Fast Facts

The U.S. government plans to spend over $100 billion this fiscal year on information technology. Most of that will be used to operate and maintain existing systems, including aging (also called "legacy") systems. These systems can be more costly to maintain and vulnerable to hackers.

This testimony discusses our work in this area. We analyzed 65 federal legacy systems and identified the 10 most critical at 10 agencies, including the Departments of Defense and the Treasury. The systems were 8 to 51 years old. Three agencies had no documented plans to modernize. Two had plans that included key practices for success.

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Highlights

What GAO Found

In June 2019, GAO identified 10 critical federal information technology (IT) legacy systems that were most in need of modernization. These legacy systems provided vital support to agencies' missions. According to the agencies, these legacy systems ranged from about 8 to 51 years old and, collectively, cost about $337 million annually to operate and maintain. Several of the systems used older languages, such as Common Business Oriented Language (COBOL). GAO has previously reported that reliance on such languages has risks, such as a rise in procurement and operating costs, and a decrease in the availability of individuals with the proper skill sets. Further, several of the legacy systems were operating with known security vulnerabilities and unsupported hardware and software.

Of the 10 agencies responsible for these legacy systems, GAO reported in June 2019 that seven agencies (the Departments of Defense, Homeland Security, the Interior, the Treasury; as well as the Office of Personnel Management; Small Business Administration; and Social Security Administration) had documented plans for modernizing the systems (see table). Of the seven agencies with plans, only the Departments of the Interior's and Defense's modernization plans included all of the key elements identified in best practices (milestones, a description of the work necessary to complete the modernization, and a plan for the disposition of the legacy system). The other five agencies lacked complete modernization plans. The Departments of Education, Health and Human Services, and Transportation did not have documented modernization plans.

Table: Extent to Which Agencies' Had Documented Modernization Plans for Legacy Systems That Included Key Elements, as of June 2019

Agency

Included milestones to complete the modernization

Described work necessary to modernize system

Summarized planned disposition of legacy system

Department of Defense

Yes

Yes

Yes

Department of Education

n/a – did not have a documented modernization plan

Department of Health and Human Services

n/a – did not have a documented modernization plan

Department of Homeland Security

No

Yes

No

Department of the Interior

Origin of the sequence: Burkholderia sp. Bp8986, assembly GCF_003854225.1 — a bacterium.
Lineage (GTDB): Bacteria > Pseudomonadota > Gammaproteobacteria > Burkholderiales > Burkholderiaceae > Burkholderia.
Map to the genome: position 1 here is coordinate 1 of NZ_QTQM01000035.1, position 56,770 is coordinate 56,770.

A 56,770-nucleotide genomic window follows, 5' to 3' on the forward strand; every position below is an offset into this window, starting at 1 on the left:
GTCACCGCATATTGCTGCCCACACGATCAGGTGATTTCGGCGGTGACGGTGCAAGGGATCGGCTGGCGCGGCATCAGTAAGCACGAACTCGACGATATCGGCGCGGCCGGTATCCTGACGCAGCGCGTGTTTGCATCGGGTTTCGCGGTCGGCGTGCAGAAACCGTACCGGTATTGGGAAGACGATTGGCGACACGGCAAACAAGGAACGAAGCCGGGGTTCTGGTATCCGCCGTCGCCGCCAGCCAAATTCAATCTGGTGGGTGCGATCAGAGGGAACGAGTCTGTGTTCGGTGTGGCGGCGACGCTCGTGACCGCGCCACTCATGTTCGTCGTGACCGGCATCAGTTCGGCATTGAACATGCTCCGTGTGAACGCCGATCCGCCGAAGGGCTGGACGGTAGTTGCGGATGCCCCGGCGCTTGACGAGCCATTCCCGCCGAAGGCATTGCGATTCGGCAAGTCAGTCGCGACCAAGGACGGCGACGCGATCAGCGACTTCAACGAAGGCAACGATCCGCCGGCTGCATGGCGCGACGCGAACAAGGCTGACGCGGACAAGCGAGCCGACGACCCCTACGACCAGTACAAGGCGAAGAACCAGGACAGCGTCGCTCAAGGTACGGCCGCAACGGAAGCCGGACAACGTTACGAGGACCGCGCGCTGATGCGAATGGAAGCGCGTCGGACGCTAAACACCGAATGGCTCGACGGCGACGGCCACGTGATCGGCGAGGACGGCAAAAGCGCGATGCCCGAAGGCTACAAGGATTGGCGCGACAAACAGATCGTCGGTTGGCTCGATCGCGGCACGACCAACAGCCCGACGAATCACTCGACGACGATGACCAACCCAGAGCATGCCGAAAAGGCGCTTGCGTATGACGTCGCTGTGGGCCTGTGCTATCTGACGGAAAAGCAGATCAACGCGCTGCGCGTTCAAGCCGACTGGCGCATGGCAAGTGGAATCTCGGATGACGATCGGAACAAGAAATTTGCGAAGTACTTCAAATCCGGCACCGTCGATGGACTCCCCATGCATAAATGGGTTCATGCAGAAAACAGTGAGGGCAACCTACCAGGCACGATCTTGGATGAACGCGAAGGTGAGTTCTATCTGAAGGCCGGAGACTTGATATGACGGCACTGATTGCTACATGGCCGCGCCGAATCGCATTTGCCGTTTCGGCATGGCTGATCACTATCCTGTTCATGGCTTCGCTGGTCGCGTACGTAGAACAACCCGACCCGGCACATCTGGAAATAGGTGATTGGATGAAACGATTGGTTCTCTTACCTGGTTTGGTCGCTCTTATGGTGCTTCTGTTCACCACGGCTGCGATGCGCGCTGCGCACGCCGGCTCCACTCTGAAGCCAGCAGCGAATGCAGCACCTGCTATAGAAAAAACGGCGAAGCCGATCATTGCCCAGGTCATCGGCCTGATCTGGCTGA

Yes

Yes

Yes

Department of the Treasury

Partial

Yes

No

Department of Transportation

n/a – did not have a documented modernization plan

Office of Personnel Management

Partial

Partial

No

Small Business Administration

Yes

No

Yes

Social Security Administration

Partial

Partial

No

Source: GAO analysis of agency modernization plans. | GAO-21-524T

Agencies received a “partial” if the element was completed for a portion of the modernization.

GAO stressed that, until the eight agencies established complete plans, their modernizations would face an increased risk of cost overruns, schedule delays, and project failure. Accordingly, GAO recommended that each of the eight develop such plans. However, to date, seven of the agencies had not done so. It is essential that agencies implement GAO's recommendations and these plans in order to meet mission needs, address security risks, and reduce operating costs.

Why GAO Did This Study

Each year, the federal government spends more than $100 billion on IT and cyber-related investments. Of this amount, agencies have typically spent about 80 percent on the operations and maintenance of existing IT investments, including legacy systems. However, federal legacy systems are becoming increasingly obsolete. In May 2016, GAO reported instances where agencies were using systems that had components that were at least 50 years old or the vendors were no longer providing support for hardware or software. Similarly, in June 2019 GAO reported that several of the federal government's most critical legacy systems used outdated languages, had unsupported hardware and software, and were operating with known security vulnerabilities.

GAO was asked to testify on its June 2019 report on federal agencies' legacy systems. Specifically, GAO summarized (1) the critical federal legacy systems that we identified as most in need of modernization and (2) its evaluation of agencies' plans for modernizing them. GAO also provided updated information regarding agencies' implementation of its related recommendations.

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Recommendations

In a “limited official use only” version of its June 2019 report, GAO made eight recommendations to eight federal agencies to identify and document modernization plans for their respective legacy systems, including milestones, a description of the work necessary, and details on the disposition of the legacy system.

Full Report

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